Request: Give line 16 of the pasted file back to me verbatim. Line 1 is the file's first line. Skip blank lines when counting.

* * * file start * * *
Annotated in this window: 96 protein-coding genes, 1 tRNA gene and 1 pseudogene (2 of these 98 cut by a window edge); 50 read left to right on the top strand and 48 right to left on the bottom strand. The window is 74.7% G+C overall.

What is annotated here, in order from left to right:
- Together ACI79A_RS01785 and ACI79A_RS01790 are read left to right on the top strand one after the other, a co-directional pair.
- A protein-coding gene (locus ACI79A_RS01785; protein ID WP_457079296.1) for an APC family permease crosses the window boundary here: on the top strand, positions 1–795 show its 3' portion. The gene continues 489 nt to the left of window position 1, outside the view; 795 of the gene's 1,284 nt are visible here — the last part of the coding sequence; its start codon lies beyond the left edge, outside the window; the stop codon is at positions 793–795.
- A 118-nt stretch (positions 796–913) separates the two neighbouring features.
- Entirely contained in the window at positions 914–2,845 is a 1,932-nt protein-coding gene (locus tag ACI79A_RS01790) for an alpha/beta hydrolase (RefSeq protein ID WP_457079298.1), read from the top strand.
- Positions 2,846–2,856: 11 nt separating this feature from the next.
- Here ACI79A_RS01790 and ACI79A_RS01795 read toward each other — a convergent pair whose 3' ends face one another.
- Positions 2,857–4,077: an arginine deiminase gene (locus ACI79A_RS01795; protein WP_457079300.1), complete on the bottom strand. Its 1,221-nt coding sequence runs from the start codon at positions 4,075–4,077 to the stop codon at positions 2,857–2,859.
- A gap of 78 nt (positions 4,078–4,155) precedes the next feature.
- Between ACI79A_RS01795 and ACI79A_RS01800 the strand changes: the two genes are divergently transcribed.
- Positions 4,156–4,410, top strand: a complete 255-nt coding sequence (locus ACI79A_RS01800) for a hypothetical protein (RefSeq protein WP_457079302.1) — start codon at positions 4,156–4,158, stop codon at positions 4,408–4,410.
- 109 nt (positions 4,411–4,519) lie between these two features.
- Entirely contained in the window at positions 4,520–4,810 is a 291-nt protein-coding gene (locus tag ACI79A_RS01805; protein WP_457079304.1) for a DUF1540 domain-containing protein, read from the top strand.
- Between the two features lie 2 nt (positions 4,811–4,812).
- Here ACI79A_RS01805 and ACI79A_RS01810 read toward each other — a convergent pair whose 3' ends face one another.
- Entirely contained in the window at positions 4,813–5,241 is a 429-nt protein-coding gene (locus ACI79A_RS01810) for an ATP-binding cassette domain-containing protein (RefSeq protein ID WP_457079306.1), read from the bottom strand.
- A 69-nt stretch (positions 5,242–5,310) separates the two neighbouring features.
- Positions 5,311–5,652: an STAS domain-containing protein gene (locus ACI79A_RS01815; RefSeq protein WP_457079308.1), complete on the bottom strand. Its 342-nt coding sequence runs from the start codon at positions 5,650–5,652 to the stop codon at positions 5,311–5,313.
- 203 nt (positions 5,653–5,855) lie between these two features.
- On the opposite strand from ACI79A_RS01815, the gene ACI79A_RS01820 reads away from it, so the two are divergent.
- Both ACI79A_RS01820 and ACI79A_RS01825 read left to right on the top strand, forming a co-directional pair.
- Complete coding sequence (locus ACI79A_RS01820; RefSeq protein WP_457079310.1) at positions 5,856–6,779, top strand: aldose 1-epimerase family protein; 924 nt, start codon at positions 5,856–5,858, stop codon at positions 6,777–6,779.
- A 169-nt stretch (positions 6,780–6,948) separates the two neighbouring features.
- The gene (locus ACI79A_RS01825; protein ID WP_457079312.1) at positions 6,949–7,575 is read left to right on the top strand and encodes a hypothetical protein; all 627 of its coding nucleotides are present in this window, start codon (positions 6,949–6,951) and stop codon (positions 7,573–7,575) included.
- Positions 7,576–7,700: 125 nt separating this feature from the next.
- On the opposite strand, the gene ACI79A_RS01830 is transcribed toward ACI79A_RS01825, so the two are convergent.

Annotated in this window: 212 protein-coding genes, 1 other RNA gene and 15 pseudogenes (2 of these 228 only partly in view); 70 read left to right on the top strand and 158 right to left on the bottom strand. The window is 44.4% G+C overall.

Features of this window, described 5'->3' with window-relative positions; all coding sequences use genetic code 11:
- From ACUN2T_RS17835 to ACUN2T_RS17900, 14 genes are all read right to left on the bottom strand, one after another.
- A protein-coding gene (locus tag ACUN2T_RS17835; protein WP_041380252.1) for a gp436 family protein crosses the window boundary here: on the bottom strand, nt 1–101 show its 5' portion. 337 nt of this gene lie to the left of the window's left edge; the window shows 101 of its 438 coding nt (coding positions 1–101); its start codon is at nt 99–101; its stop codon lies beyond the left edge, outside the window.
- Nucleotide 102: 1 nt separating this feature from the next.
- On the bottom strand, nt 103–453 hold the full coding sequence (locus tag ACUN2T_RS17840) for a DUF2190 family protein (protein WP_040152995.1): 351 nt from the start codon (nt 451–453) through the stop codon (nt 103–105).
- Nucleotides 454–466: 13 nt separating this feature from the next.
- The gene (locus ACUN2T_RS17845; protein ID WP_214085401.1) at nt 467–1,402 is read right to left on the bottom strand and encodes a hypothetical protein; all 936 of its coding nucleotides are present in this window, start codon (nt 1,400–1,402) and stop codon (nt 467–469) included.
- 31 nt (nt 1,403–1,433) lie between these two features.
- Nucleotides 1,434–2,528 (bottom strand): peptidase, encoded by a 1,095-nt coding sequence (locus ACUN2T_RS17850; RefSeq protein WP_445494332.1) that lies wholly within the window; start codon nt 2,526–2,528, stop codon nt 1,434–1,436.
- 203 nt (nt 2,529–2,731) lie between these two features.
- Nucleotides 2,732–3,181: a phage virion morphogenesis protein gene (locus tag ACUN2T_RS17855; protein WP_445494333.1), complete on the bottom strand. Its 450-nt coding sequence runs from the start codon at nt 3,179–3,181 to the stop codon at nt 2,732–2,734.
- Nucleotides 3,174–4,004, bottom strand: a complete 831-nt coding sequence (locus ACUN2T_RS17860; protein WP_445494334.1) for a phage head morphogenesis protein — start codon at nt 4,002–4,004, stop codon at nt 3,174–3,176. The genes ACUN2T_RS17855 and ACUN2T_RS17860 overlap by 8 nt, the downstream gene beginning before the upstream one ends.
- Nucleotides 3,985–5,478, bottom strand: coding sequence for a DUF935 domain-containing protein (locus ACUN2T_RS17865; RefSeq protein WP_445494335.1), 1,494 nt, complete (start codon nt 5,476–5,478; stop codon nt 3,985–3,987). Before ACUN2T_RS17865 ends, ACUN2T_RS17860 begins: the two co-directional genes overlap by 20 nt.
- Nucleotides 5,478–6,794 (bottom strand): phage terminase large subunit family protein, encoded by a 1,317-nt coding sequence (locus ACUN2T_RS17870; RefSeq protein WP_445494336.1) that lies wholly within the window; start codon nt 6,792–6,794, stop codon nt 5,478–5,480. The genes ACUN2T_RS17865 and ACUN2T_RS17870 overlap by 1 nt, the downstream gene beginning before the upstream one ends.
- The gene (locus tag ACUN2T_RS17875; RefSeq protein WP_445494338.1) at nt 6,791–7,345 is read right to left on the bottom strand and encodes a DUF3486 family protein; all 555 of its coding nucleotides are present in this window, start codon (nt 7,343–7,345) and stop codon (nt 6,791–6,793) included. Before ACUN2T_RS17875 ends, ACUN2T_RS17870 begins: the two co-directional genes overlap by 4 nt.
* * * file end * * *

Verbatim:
- Here ACI79A_RS01805 and ACI79A_RS01810 read toward each other — a convergent pair whose 3' ends face one another.